Portable room air conditioners: How to choose an air conditioner for window or through-wall mounting, how much BTU capacity do you need?
How to choose a portable air conditioner that fits the building and your cooling needs?Operating properties of portable room air conditioners, FAQs.
Do portable air conditioners provide outdoor fresh air intake? How big a portable room air conditioner do I need? Details about portable room air . conditioners. Are there energy efficiency & Energy Star Ratings for Portable Room Air Conditioners. BTU capacity & sizing charts for portable air conditioners.Our page top photo shows the front of a Haier portable room air conditioner. Not shown are condensate accumulator or ductwork/hose extending to outside.
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We also will discuss the energy efficiency & energy star ratings for portable room air conditioners, and portable A/C unit BTU capacity & sizings.
Portable air conditioners are cooling units on wheels that are plugged into an outlet but can be moved room-to-room and do not require a window for their exhaust.
These cooling units are of modest cooling ability, typically around 10,000 BTUh though some producers such as Sunpentown [at reviewers] offer units up to 14,000 BTUh.
There are quite a few brands of portable room air conditioners, including Friedrich, Haier, New Air, Sharp, Soleus, Supentown, SPT (shown at left). [InspectAPedia.com has no financial nor any other relationship with any brand or product discussed at this website.]
The U.S. ENERGY STAR program uses the term "Single Package" air conditioning system which is defined as follows:
Single Package: A single package unit is an ASHP or central air conditioner that combines both condenser and air handling capabilities in a single casing.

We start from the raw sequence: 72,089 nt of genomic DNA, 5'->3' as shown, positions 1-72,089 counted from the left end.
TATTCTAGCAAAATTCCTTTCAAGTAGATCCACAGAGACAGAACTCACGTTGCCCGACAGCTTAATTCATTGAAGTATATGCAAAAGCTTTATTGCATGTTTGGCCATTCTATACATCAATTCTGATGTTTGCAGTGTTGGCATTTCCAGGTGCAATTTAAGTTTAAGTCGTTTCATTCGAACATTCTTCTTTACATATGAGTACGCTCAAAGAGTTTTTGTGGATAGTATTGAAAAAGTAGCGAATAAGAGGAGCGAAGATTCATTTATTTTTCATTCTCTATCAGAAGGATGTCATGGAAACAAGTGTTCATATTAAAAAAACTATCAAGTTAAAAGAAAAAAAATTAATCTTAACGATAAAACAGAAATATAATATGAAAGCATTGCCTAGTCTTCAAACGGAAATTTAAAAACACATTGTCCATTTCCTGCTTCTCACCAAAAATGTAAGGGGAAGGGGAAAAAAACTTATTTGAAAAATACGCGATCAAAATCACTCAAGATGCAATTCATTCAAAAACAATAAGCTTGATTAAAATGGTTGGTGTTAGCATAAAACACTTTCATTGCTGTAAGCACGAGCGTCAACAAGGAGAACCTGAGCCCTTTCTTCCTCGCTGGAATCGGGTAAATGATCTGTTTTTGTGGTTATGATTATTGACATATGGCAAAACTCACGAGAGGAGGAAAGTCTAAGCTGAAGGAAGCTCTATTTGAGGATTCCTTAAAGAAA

In this definition, ASHP refers to an Air-Source Heat Pump (ASHP) which is further defined as follows:
Air-Source Heat Pump (ASHP): An air-source unitary heat pump model consists of one or more factory-made assemblies which normally include an indoor conditioning coil(s), compressor(s), and outdoor coil(s), including means to provide a heating function.
ASHPs shall provide the function of air heating with controlled temperature, and may include the functions of air-cooling, air-circulation, air-cleaning, dehumidifying or humidifying.
Do you know of any air conditioners (besides mini split ac's) that don't mix inside air with outside air? Do you know of any ac's that have sealed compressors?
If not, do you know of a solution to not mixing inside with outside air? Do regular window ac's and dual hose portable ac's normally mix inside with outside air? - B.R.
It sounds as if you've been given some confusing information. All residential A/C compressors are sealed units, and outdoor air has no role in the internal operation of the compressor.
Room air conditioners typically have a manual control that permits mixing in outside air or shutting it off.
Central air conditioner systems do or do not have outside air supplied to the return duct system depending on the duct design, having nothing to do with the compressor you cited. Though many residential central air systems we've inspected do not provide for outside air or makeup air, it's a good component to add to the design for a very tight house where IAQ could be a worry; for maximum heating or cooling efficiency we use an air to air heat exchange where outdoor air is entering the system.
If you are using a window-mounted or through-wall mounted air conditioner, it is likely to have a mechanical control, a dial or lever that opens or closes a vent that mixes or stops mixing some outside air with room air as it is circulated through the air conditioner unit.